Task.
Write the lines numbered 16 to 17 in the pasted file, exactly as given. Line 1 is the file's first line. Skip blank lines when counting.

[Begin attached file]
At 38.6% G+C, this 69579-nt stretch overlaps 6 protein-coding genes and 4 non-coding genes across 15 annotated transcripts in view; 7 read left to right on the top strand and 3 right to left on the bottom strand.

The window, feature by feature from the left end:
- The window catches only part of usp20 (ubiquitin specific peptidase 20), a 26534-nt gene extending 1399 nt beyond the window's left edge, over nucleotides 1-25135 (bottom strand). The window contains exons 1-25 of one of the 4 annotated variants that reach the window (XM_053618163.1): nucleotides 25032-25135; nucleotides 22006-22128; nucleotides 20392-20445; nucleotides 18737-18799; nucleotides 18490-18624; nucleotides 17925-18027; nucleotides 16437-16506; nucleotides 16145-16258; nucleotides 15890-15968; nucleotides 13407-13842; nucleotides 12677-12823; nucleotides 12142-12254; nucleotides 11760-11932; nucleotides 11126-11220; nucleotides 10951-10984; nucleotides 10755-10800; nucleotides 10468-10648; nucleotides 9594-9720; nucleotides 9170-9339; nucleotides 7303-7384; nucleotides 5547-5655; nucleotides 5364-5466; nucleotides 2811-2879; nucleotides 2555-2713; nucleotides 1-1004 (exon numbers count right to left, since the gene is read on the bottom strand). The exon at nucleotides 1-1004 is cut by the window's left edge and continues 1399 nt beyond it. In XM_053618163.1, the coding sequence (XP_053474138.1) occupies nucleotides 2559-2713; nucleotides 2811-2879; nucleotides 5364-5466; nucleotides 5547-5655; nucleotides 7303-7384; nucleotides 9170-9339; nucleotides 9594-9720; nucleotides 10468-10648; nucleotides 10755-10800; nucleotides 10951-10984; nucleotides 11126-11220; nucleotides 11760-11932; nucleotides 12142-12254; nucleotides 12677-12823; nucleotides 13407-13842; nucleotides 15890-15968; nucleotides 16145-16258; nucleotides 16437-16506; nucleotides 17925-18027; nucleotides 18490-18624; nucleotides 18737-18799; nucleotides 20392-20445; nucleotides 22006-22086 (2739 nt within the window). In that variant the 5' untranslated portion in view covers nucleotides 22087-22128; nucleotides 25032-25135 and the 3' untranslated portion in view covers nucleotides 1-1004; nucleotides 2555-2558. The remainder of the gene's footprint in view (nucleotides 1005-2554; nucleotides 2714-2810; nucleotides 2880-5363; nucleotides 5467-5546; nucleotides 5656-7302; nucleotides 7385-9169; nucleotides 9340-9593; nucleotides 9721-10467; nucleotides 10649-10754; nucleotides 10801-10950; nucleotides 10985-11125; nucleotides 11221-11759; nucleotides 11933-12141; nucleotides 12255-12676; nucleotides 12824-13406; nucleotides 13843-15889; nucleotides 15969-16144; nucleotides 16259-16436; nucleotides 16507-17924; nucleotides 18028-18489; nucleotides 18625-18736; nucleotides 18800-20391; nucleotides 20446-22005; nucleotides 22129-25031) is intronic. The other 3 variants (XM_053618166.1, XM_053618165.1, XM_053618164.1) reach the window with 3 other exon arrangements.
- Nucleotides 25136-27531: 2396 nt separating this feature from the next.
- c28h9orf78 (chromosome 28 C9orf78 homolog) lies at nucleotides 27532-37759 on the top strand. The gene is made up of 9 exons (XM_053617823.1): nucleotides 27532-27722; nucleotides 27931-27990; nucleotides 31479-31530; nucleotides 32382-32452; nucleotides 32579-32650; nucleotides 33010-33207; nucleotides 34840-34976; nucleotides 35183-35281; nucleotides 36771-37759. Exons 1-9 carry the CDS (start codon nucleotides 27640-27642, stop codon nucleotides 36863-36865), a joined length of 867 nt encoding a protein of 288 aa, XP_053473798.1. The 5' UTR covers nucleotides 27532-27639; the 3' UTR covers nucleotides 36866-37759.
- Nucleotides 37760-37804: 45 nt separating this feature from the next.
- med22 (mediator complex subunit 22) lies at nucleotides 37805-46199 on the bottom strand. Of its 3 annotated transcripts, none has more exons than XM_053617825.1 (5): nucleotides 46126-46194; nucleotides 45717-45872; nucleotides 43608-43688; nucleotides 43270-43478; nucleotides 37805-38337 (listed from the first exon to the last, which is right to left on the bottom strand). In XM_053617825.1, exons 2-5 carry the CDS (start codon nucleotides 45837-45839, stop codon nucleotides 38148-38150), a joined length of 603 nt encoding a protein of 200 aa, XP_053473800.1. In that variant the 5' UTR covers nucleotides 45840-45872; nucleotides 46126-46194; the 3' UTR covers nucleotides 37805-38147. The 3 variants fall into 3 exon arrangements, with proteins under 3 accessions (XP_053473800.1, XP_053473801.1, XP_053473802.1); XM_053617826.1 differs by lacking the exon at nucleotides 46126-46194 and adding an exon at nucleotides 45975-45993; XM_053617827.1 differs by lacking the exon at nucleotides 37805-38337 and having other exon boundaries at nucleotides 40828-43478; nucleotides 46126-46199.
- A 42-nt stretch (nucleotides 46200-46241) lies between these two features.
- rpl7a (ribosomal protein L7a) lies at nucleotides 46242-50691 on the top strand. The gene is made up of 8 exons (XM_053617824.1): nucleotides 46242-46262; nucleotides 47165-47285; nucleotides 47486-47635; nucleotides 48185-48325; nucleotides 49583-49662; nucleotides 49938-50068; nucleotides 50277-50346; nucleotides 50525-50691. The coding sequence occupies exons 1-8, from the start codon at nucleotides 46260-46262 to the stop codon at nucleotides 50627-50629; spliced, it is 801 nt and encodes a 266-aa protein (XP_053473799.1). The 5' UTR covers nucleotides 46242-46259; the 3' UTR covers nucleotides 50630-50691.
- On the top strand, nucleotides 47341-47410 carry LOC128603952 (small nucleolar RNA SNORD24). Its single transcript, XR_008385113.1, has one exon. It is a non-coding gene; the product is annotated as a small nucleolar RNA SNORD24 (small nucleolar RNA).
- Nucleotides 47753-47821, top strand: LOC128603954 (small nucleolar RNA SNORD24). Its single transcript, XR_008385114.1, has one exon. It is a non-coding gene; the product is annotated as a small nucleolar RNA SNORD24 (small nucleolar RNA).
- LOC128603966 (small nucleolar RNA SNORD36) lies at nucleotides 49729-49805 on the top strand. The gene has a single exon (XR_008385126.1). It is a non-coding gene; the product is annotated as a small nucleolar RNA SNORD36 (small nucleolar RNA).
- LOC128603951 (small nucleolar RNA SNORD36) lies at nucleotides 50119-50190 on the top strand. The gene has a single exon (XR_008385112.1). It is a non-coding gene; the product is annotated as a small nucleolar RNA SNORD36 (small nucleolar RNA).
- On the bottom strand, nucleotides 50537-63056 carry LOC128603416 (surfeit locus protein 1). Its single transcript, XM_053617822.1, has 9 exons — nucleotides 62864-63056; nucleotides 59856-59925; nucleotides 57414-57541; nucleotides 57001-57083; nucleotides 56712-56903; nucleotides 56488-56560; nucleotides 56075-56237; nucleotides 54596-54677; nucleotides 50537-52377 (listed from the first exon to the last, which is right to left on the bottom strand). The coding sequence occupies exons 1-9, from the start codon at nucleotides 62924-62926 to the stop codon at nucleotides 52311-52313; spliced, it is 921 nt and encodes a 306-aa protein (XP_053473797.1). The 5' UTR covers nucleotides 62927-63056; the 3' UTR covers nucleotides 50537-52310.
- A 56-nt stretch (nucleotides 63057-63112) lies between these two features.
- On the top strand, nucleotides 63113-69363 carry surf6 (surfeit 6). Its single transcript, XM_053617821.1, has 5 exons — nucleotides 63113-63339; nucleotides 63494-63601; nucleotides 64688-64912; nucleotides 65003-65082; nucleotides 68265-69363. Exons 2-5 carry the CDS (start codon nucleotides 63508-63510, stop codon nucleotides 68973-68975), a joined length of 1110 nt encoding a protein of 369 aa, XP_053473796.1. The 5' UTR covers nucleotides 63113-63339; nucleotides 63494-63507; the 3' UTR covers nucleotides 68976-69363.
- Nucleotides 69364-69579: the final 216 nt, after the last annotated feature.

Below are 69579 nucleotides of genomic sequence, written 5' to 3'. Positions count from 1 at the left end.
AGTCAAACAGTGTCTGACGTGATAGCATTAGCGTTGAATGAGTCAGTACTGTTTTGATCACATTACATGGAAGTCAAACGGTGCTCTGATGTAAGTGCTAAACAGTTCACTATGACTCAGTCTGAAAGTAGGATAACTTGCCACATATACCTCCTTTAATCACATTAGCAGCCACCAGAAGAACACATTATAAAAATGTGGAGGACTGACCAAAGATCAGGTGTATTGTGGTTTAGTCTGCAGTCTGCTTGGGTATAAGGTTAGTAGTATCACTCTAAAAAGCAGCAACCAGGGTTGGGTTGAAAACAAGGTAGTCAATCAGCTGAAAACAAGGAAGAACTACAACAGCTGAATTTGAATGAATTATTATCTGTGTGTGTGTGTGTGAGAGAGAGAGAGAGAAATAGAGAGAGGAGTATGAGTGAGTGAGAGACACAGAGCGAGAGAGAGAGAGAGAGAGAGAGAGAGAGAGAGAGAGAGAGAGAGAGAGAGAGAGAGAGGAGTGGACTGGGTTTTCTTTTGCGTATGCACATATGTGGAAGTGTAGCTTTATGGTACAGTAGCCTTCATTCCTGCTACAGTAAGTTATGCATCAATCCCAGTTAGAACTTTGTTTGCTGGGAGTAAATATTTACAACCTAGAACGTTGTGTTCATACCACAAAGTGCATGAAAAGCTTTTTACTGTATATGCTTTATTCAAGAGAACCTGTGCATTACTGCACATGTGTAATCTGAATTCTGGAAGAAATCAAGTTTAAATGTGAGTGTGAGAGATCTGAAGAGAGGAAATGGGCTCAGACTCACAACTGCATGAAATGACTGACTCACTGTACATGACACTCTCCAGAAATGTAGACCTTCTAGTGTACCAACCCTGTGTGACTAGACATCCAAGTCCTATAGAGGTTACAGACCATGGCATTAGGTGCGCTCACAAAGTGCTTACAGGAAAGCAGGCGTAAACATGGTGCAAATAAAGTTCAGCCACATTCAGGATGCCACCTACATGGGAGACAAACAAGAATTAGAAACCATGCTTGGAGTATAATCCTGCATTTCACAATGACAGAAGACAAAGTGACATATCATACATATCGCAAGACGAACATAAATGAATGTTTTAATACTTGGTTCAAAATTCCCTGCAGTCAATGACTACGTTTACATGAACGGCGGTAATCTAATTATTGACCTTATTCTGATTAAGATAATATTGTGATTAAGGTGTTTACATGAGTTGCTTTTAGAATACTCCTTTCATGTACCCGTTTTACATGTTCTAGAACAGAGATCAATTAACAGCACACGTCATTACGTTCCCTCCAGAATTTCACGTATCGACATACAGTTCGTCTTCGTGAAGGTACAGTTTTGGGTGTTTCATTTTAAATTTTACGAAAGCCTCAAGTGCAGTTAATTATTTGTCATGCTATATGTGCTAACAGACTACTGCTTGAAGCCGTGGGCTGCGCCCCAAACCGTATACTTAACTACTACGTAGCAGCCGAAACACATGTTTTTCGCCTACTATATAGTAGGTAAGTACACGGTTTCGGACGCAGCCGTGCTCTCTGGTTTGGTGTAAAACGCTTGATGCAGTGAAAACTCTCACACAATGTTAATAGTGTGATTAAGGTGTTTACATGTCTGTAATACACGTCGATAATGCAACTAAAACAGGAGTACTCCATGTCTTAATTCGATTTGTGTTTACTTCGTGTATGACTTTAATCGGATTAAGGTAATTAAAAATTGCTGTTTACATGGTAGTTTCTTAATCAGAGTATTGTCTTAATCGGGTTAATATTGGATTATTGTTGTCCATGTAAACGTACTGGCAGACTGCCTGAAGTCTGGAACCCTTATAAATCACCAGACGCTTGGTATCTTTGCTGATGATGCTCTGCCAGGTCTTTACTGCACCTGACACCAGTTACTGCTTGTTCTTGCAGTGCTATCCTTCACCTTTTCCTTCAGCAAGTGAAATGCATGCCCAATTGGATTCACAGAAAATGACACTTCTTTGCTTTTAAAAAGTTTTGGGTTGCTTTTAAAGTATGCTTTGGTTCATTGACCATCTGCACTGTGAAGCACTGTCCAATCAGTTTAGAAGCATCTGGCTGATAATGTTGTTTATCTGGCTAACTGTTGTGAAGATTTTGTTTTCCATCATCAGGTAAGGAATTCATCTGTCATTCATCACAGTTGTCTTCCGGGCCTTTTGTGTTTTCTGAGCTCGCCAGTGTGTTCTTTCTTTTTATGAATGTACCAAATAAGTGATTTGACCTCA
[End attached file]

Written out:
- On the top strand, nucleotides 63113-69363 carry surf6 (surfeit 6). Its single transcript, XM_053617821.1, has 5 exons — nucleotides 63113-63339; nucleotides 63494-63601; nucleotides 64688-64912; nucleotides 65003-65082; nucleotides 68265-69363. Exons 2-5 carry the CDS (start codon nucleotides 63508-63510, stop codon nucleotides 68973-68975), a joined length of 1110 nt encoding a protein of 369 aa, XP_053473796.1. The 5' UTR covers nucleotides 63113-63339; nucleotides 63494-63507; the 3' UTR covers nucleotides 68976-69363.
- Nucleotides 69364-69579: the final 216 nt, after the last annotated feature.